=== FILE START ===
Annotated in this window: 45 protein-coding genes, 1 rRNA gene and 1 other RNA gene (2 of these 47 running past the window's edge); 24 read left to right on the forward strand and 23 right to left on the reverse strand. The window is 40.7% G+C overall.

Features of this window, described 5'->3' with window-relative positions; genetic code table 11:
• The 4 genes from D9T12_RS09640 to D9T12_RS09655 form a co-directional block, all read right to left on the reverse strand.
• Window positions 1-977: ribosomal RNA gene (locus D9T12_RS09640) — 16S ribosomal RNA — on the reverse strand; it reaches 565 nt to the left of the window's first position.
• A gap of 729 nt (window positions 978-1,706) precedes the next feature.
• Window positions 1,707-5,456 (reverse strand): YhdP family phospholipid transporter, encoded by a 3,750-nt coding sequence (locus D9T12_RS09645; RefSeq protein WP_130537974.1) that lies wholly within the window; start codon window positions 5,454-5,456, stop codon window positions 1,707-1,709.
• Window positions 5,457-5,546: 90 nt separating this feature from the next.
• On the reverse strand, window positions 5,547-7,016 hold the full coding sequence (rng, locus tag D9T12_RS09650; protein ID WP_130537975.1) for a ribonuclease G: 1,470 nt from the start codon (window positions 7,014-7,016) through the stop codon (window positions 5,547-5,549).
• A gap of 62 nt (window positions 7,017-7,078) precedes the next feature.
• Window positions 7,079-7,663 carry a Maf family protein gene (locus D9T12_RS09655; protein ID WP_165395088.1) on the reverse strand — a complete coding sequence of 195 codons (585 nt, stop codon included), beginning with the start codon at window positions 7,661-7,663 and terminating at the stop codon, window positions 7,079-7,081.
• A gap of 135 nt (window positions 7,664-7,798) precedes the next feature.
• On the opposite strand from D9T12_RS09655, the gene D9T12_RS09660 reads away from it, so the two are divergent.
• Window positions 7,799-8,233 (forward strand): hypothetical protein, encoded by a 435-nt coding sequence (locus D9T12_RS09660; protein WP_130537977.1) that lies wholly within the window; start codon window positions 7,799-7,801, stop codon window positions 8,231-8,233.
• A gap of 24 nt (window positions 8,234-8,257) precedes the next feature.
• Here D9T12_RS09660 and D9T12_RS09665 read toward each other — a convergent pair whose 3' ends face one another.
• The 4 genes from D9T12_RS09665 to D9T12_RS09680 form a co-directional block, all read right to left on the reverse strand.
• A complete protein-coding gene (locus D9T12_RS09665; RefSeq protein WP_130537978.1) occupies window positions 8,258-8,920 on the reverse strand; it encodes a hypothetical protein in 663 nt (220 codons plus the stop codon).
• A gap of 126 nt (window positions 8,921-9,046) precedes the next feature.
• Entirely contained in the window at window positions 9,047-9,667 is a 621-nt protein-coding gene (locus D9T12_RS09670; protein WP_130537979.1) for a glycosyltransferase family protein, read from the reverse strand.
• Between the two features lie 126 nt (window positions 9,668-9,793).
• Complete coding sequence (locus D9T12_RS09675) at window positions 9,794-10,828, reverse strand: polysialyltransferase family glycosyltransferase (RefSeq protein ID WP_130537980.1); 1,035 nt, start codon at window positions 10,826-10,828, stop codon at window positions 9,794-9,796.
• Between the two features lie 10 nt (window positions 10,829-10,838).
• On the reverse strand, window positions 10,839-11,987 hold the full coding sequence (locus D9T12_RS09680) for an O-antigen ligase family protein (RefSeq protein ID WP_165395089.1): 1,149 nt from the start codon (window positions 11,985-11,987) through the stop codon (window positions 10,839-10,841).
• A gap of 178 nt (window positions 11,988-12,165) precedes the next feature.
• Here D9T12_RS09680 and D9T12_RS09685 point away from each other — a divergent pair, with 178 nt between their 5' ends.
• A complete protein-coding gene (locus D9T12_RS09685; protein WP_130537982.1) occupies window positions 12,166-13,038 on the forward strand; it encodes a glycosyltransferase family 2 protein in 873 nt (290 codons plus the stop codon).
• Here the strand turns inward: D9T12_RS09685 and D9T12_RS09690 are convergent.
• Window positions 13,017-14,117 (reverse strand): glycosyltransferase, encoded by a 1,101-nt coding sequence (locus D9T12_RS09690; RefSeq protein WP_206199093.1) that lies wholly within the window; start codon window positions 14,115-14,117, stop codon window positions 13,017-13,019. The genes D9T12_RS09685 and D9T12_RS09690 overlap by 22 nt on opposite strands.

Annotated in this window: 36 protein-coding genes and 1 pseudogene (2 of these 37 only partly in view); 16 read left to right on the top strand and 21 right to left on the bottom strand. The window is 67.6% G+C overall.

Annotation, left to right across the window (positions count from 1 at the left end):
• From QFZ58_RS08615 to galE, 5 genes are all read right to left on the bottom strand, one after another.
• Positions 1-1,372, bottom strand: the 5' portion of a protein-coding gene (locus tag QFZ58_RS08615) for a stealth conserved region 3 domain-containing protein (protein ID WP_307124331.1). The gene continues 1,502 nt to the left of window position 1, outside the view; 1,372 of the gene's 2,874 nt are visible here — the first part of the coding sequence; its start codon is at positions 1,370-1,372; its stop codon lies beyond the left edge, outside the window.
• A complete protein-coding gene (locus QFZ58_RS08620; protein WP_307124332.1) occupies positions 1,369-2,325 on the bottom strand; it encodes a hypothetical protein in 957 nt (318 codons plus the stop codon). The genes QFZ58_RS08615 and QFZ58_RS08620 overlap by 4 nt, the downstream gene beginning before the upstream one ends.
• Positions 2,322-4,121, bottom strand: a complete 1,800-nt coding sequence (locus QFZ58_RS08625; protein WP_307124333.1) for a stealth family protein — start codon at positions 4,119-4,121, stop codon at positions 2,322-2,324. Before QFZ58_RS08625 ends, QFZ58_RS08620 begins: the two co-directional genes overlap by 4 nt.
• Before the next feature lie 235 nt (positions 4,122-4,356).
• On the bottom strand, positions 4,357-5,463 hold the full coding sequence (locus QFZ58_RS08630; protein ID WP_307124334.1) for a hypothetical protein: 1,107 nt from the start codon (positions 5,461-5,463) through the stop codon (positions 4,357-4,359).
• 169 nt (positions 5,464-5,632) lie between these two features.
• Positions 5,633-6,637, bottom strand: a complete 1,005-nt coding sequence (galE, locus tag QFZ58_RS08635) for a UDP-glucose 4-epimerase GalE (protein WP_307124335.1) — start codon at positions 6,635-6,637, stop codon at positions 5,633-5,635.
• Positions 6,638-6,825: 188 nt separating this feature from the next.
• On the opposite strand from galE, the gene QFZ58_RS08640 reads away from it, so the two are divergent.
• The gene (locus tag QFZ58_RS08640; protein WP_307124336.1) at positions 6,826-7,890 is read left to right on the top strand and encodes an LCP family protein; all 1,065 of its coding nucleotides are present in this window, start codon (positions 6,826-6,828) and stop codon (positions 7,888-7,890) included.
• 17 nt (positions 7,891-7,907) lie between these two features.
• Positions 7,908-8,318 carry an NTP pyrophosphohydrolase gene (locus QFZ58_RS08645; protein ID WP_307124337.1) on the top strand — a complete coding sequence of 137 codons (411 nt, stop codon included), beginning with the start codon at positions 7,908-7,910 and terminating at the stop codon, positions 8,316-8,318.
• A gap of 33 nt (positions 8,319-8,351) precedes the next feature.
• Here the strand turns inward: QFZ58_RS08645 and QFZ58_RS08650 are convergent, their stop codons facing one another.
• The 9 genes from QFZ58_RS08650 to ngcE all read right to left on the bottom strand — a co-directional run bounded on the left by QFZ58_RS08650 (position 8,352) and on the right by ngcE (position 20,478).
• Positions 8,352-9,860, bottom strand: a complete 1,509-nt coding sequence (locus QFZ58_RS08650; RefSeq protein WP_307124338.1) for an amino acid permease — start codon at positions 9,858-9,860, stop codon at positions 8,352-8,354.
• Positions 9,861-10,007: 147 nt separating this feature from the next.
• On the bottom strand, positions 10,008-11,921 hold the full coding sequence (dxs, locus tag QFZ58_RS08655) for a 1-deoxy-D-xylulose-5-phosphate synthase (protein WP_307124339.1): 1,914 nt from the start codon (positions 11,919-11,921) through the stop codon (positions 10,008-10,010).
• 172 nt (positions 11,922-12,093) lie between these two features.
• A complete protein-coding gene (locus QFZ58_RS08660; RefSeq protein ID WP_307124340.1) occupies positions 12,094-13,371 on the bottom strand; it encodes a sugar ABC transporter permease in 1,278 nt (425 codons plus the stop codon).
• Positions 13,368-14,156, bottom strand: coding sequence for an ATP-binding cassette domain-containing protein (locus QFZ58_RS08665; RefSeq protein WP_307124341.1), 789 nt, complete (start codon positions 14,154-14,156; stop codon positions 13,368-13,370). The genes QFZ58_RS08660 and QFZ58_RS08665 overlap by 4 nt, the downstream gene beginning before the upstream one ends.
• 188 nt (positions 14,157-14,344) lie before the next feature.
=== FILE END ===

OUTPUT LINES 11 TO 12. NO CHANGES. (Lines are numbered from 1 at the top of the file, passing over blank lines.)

• A gap of 135 nt (window positions 7,664-7,798) precedes the next feature.
• On the opposite strand from D9T12_RS09655, the gene D9T12_RS09660 reads away from it, so the two are divergent.